New Delhi: Former chief justice of India Justice R.M. Lodha spoke to Hindustan Times about the Citizenship (Amendment) Bill, 2019, which grants citizenship to religious minorities from three Muslim-majority countries in India’s neighbourhood, passed by the Lok Sabha after hours of debate.
Justice Lodha also spoke about the why people, politicians and celebrities reacted to the encounters killings of the four men accused of raping and killing the 26-year-old Hyderabad veterinarian in an exclusive conversation with Hindustan Times’ National Political Editor, Sunetra Choudhury.
Here are the excerpts from the interview:
Q. I want to start by asking you about the bill that is being debated in Parliament right now, the Citizenship (Amendment) Bill. Many say that it is unconstitutional because it discriminates on the basis of religion. The government denies it. Do you think it is unconstitutional?
A. It is premature to make any observation on this law and we don’t know what will be the ultimate structure of this law. Exclusion based on religion may not satisfy the touchstone of constitutional provisions.
Q. Many people are celebrating the encounters of the alleged rapists and murderers of the Telangana vet. They are saying the judiciary takes too long. What is your reaction to that?
A. It’s shocking. People seem to have lost faith in the rule of law. It appears that we are heading to (if you’ve heard) Hammurabi’s code, which was the 17th century (BCE) code by a Babylonian king. The prologue of that code said: “To make justice visible in the land, destroy the wicked and the evildoer.’’ An eye for an eye, tooth for tooth, nail for nail, that used to be the punishment. We are heading towards that, it’s mob mentality. We seem to have lost our faith in a fair trial, the criminal justice system, processes. This is really unfortunate.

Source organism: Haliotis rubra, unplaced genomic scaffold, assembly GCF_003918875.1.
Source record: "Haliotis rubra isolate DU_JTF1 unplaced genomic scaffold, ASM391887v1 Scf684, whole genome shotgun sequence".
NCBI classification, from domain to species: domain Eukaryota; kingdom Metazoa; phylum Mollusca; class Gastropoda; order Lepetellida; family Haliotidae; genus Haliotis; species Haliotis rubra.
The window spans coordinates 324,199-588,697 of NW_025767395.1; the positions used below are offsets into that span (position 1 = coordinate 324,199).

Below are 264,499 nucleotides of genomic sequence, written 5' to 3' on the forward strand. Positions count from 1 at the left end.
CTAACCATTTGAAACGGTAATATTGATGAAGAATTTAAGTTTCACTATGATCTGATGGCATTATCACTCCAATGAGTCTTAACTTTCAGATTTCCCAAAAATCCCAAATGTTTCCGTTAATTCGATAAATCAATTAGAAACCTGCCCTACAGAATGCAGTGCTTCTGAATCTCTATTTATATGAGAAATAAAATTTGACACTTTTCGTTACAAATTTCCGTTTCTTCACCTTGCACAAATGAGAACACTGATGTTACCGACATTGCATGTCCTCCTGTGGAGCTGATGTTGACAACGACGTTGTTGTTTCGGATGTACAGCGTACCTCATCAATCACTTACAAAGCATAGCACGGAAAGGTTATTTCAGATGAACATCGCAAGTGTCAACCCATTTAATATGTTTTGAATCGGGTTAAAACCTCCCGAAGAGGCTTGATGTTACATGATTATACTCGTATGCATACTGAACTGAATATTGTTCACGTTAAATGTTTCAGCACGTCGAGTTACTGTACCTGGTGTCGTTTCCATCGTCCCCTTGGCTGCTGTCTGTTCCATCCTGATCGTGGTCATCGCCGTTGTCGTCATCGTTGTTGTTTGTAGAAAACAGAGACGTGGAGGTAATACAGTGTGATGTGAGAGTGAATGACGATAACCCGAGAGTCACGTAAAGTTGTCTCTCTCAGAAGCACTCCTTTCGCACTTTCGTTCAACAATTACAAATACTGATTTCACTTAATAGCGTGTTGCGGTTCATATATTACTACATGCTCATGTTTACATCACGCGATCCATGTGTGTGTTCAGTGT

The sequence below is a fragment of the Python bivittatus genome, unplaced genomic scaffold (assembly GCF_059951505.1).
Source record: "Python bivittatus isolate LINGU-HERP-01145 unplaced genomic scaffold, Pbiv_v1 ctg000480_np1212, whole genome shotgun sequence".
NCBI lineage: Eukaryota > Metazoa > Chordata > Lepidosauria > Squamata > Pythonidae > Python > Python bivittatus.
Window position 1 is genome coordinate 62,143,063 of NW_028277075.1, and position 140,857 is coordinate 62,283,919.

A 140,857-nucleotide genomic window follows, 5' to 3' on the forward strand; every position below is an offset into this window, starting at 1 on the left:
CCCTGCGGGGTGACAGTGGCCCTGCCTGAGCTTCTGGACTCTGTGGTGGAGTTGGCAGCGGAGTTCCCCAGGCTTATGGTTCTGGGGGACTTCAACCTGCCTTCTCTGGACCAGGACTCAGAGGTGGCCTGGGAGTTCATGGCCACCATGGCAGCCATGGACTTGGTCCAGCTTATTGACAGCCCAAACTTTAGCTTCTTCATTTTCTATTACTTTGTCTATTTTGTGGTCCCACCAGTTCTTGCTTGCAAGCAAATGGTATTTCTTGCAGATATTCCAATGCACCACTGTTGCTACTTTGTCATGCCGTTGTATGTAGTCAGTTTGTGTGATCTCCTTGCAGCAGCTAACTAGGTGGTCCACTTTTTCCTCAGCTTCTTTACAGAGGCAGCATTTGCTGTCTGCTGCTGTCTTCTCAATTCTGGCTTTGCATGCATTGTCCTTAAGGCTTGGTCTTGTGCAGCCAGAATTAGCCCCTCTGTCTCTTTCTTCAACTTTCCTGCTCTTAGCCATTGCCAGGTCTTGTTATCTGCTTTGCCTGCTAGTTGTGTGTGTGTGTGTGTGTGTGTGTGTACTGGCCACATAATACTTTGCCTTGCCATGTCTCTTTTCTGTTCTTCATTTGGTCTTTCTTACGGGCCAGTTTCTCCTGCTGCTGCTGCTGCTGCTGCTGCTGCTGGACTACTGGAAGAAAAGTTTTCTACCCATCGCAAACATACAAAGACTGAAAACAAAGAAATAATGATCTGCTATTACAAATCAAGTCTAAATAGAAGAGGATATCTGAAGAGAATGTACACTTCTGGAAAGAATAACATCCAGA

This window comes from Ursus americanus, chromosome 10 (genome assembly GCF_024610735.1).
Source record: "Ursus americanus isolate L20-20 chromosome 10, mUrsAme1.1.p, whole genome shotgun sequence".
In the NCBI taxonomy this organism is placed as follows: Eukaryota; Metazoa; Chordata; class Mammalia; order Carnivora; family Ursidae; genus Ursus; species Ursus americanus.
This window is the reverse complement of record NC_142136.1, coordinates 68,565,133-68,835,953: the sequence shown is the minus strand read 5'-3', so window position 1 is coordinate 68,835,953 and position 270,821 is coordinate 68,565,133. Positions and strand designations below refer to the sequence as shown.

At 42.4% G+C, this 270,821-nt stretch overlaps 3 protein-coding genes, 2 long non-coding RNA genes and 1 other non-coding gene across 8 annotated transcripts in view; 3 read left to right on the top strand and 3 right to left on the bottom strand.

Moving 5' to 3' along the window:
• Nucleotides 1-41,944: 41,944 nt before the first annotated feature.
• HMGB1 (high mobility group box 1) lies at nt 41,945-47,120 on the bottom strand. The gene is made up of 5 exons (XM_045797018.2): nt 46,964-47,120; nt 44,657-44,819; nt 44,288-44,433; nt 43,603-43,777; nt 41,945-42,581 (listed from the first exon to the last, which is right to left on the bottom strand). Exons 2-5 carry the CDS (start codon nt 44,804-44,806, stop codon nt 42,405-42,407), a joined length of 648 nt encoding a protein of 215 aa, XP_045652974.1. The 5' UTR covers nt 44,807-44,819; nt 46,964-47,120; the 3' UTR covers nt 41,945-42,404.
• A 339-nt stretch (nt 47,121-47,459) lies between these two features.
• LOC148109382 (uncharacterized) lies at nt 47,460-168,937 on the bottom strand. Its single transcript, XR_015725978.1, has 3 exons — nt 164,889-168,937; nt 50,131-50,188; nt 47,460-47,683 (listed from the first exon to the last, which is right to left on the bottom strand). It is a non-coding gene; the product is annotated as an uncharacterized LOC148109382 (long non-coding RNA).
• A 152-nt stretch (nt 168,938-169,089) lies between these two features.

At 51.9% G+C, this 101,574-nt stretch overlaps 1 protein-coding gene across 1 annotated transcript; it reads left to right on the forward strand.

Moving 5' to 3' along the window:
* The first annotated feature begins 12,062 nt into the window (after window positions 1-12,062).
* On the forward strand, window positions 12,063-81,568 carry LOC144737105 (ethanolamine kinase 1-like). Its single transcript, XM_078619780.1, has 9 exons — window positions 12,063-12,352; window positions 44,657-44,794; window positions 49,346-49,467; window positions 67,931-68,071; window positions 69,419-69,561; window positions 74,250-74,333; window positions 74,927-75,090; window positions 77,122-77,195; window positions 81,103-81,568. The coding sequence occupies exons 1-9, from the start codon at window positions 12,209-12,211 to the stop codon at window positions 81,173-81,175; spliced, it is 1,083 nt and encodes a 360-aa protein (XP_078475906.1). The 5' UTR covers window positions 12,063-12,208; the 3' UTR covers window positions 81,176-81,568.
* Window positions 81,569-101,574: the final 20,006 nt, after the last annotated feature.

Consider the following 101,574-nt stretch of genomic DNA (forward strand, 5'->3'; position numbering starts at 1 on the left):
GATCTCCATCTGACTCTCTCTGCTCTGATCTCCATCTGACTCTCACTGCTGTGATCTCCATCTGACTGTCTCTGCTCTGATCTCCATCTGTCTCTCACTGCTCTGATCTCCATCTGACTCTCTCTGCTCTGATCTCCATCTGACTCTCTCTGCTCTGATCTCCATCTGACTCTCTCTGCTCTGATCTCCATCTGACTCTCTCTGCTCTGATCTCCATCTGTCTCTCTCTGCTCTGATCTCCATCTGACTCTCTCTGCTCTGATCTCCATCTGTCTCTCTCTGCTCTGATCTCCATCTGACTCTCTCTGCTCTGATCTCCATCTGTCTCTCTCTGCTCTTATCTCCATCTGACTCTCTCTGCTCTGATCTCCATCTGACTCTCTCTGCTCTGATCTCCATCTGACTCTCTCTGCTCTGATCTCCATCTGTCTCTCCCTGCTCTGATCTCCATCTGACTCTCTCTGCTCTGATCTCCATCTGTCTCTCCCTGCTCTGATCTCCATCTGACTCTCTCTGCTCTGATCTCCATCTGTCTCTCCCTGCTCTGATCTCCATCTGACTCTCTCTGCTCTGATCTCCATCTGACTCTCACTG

Coming as it is from lawmakers, people who have taken an oath to protect the citizen’s rights in accordance with the Constitution, they are talking like this, it’s really unfortunate, it’s really unfortunate. I can’t say it is ignorance of law because if a minister of Telangana says the police did what they were asked to, I think we have destroyed the rule of law and heading towards very bad times.
Q. How do we change that? How do we turn it around?
A. We have to improve the criminal justice system. Right now it is in a shattered position. The criminal justice system has four main components — the police, the prosecution, the bar and the judiciary. In 2006, the SC in the Prakash Singh case issued directives in police reforms. Two key directives were to separate investigation from law and order and to ensure that the government does not make unwarranted interference in police functions. Both of these directives and many others which have been given by the SC remain unimplemented for more than 13 years.
So far as prosecution is concerned, it largely depends on investigation. Scientific investigation is a core part of an investigation and you’ll be surprised to know, in a country of 1.3 billion, we have only seven forensic laboratories. The reports from CFSL (Central Forensic Science Laboratory) remain pending for months and years and therefore the prosecution is either delayed or it’s not effectively completed. Then comes the bar. The lawyers in the matters of serious crimes even they seek an adjournment and the judiciary because of workload, grants adjournments at the drop of a hat. It is all these multiple factors that have really created this situation. The government is spending hardly 0.08% of the GDP on the judiciary. How do you expect systems to improve? Thirty to forty percent vacancies remain and justice is not given in time.
Q. We’ve seen celebrities welcome it. Is the judiciary also divided or unanimously condemn it?
A. No, no, this is wrong. How can judiciary be divided on it? The first work of judiciary is to maintain the rule of law. Every accused must be brought to justice, this is not the way. This is not justice.
Q. So what should happen to the police officers who have done this?
A. They should be brought to justice now because nobody can escape it. Rule of law must run its course.
Q. So then why are people, who we look up to, welcoming it?
A. Because I told you, we are heading to a mob mentality. We are heading to a system where the rule of law doesn’t work. People want instant justice. They don’t believe in a fair trial, they have forgotten constitutional norms. The very faith in the system seems to have been lost. We have to improve the systems instead of destroying it by applauding wrongful acts of police encounter or anything like that.
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